Tashinga 2 Group
Tashinga 2 was one of the first groups to pay back the $1200 seed money they received as part of Munhu’s community grant program. This enabled the money to be recycled into funding other groups in the community.
A group of 4 men formed Tashinga 2 and received $1200 from the community grant program in September of 2010 to start a poultry project. The members used the money to buy bricks, cement, and wire and they built a chicken run. They also bought day old chicks, feeders, and water troughs and had their chicken business up and running within 3 weeks of receiving the funds. Their business model was very simple. With 8 weeks of feeding, the chicks turned into chicken, ready for market. The members sold the chicken to locals in their community and to restaurants at a nearby township. They took the capital and profits and bought a second batch of chicks, raised and sold the chicken; and bought yet another batch of chicks and continued the cycle.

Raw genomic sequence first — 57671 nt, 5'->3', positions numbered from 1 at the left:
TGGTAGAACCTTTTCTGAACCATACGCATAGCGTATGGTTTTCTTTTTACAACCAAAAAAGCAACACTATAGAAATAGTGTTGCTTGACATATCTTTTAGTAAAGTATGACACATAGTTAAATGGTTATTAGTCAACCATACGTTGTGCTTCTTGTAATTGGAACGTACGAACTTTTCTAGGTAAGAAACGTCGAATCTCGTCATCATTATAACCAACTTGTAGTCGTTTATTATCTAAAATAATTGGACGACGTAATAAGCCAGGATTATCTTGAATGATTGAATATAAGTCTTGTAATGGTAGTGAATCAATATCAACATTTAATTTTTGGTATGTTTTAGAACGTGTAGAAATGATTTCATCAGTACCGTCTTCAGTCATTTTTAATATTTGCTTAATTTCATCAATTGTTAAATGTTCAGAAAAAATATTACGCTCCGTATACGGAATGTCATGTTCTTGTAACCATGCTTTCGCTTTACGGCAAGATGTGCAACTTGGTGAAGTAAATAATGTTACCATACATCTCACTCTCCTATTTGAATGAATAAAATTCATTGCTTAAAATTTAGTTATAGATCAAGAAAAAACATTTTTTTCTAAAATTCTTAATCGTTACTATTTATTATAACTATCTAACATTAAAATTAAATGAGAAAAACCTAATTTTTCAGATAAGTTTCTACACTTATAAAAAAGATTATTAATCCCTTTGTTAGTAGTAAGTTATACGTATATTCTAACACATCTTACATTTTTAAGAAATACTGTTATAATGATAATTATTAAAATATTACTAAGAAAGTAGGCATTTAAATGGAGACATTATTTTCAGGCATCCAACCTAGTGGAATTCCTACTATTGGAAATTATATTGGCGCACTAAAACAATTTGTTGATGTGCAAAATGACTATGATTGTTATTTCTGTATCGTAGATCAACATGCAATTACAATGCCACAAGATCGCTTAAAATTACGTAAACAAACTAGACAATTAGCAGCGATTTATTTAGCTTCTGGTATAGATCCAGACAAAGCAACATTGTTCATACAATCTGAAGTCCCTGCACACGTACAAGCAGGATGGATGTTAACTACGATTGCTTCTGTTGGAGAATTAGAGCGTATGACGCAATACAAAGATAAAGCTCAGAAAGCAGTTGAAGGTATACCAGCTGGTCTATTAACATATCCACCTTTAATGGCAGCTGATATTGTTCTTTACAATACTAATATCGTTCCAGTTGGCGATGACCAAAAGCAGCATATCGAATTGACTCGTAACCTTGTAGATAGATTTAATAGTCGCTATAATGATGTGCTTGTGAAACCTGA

In March 2011, Tashinga 2 became the first group to pay back a portion of the $1200 seed money they received. The group repaid $800 within 6 months of receiving the funds! They paid back the whole amount by 2013. Their chicken business has been going well despite some challenges with shortage of starter chicks and also the recurrent drought years in Zimbabwe, which makes chicken feed more expensive.
In an effort to diversify operations, the group initiated a peanut butter production business in 2013. According to the members, the peanut butter business is as lucrative as the chicken business and they get handsome returns. Members grow the peanuts on their own small plots of land and also buy additional supplies from their neighbors to process into peanut butter. They sell the peanut butter in nearby townships, hospitals and boarding schools. Not only are the group members providing a needed market for the locally grown peanuts, they also provide peanut butter for the local market.
Profits from the businesses are used to buy groceries and clothes for families and to pay school tuition. Each of these members is married with 3 to 5 children of their own as well as one or more orphans they took in as part of their families. These orphans are children of either their relatives or neighbors who died of HIV/AIDS. In rural communities, people do what they can to take care of each other and each other’s children.